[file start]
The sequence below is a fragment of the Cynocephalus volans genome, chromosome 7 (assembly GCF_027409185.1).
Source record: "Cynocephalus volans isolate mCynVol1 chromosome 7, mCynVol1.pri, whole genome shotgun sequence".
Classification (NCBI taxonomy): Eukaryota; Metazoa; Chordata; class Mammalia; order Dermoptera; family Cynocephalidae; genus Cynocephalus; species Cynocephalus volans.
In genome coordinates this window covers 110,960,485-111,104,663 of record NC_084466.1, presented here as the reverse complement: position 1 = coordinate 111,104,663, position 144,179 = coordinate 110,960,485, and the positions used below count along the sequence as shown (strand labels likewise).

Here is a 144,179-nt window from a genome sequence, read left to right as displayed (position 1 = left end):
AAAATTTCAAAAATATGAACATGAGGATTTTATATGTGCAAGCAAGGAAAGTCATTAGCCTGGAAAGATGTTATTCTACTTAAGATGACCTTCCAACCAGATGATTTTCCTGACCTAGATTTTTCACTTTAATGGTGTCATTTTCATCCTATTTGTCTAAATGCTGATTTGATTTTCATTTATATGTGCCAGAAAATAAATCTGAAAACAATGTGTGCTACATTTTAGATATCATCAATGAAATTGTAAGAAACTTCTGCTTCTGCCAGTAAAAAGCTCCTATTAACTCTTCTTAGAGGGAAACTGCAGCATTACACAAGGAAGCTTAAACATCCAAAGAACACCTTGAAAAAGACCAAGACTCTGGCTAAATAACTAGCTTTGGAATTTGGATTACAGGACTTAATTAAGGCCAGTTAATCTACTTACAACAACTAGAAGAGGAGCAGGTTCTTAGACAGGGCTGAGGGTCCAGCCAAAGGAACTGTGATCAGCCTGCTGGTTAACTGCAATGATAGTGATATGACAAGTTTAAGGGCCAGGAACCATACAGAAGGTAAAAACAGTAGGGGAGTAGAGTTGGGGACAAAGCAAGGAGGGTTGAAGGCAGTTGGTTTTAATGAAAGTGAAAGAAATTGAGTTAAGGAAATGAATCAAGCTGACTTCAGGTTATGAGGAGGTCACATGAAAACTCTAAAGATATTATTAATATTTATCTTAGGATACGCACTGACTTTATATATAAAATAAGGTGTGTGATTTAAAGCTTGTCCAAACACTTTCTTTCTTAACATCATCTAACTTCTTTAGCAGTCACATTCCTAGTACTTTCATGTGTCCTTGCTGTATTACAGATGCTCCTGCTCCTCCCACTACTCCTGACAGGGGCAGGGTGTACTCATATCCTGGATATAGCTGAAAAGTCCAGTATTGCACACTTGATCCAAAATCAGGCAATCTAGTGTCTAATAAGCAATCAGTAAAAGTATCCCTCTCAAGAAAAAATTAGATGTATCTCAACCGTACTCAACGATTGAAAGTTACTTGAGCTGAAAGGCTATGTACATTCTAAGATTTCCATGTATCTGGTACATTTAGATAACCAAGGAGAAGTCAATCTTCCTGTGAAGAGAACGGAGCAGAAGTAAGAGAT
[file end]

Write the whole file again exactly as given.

The sequence below is a fragment of the Cynocephalus volans genome, chromosome 7 (assembly GCF_027409185.1).
Source record: "Cynocephalus volans isolate mCynVol1 chromosome 7, mCynVol1.pri, whole genome shotgun sequence".
Classification (NCBI taxonomy): Eukaryota; Metazoa; Chordata; class Mammalia; order Dermoptera; family Cynocephalidae; genus Cynocephalus; species Cynocephalus volans.
In genome coordinates this window covers 110,960,485-111,104,663 of record NC_084466.1, presented here as the reverse complement: position 1 = coordinate 111,104,663, position 144,179 = coordinate 110,960,485, and the positions used below count along the sequence as shown (strand labels likewise).

Here is a 144,179-nt window from a genome sequence, read left to right as displayed (position 1 = left end):
AAAATTTCAAAAATATGAACATGAGGATTTTATATGTGCAAGCAAGGAAAGTCATTAGCCTGGAAAGATGTTATTCTACTTAAGATGACCTTCCAACCAGATGATTTTCCTGACCTAGATTTTTCACTTTAATGGTGTCATTTTCATCCTATTTGTCTAAATGCTGATTTGATTTTCATTTATATGTGCCAGAAAATAAATCTGAAAACAATGTGTGCTACATTTTAGATATCATCAATGAAATTGTAAGAAACTTCTGCTTCTGCCAGTAAAAAGCTCCTATTAACTCTTCTTAGAGGGAAACTGCAGCATTACACAAGGAAGCTTAAACATCCAAAGAACACCTTGAAAAAGACCAAGACTCTGGCTAAATAACTAGCTTTGGAATTTGGATTACAGGACTTAATTAAGGCCAGTTAATCTACTTACAACAACTAGAAGAGGAGCAGGTTCTTAGACAGGGCTGAGGGTCCAGCCAAAGGAACTGTGATCAGCCTGCTGGTTAACTGCAATGATAGTGATATGACAAGTTTAAGGGCCAGGAACCATACAGAAGGTAAAAACAGTAGGGGAGTAGAGTTGGGGACAAAGCAAGGAGGGTTGAAGGCAGTTGGTTTTAATGAAAGTGAAAGAAATTGAGTTAAGGAAATGAATCAAGCTGACTTCAGGTTATGAGGAGGTCACATGAAAACTCTAAAGATATTATTAATATTTATCTTAGGATACGCACTGACTTTATATATAAAATAAGGTGTGTGATTTAAAGCTTGTCCAAACACTTTCTTTCTTAACATCATCTAACTTCTTTAGCAGTCACATTCCTAGTACTTTCATGTGTCCTTGCTGTATTACAGATGCTCCTGCTCCTCCCACTACTCCTGACAGGGGCAGGGTGTACTCATATCCTGGATATAGCTGAAAAGTCCAGTATTGCACACTTGATCCAAAATCAGGCAATCTAGTGTCTAATAAGCAATCAGTAAAAGTATCCCTCTCAAGAAAAAATTAGATGTATCTCAACCGTACTCAACGATTGAAAGTTACTTGAGCTGAAAGGCTATGTACATTCTAAGATTTCCATGTATCTGGTACATTTAGATAACCAAGGAGAAGTCAATCTTCCTGTGAAGAGAACGGAGCAGAAGTAAGAGAT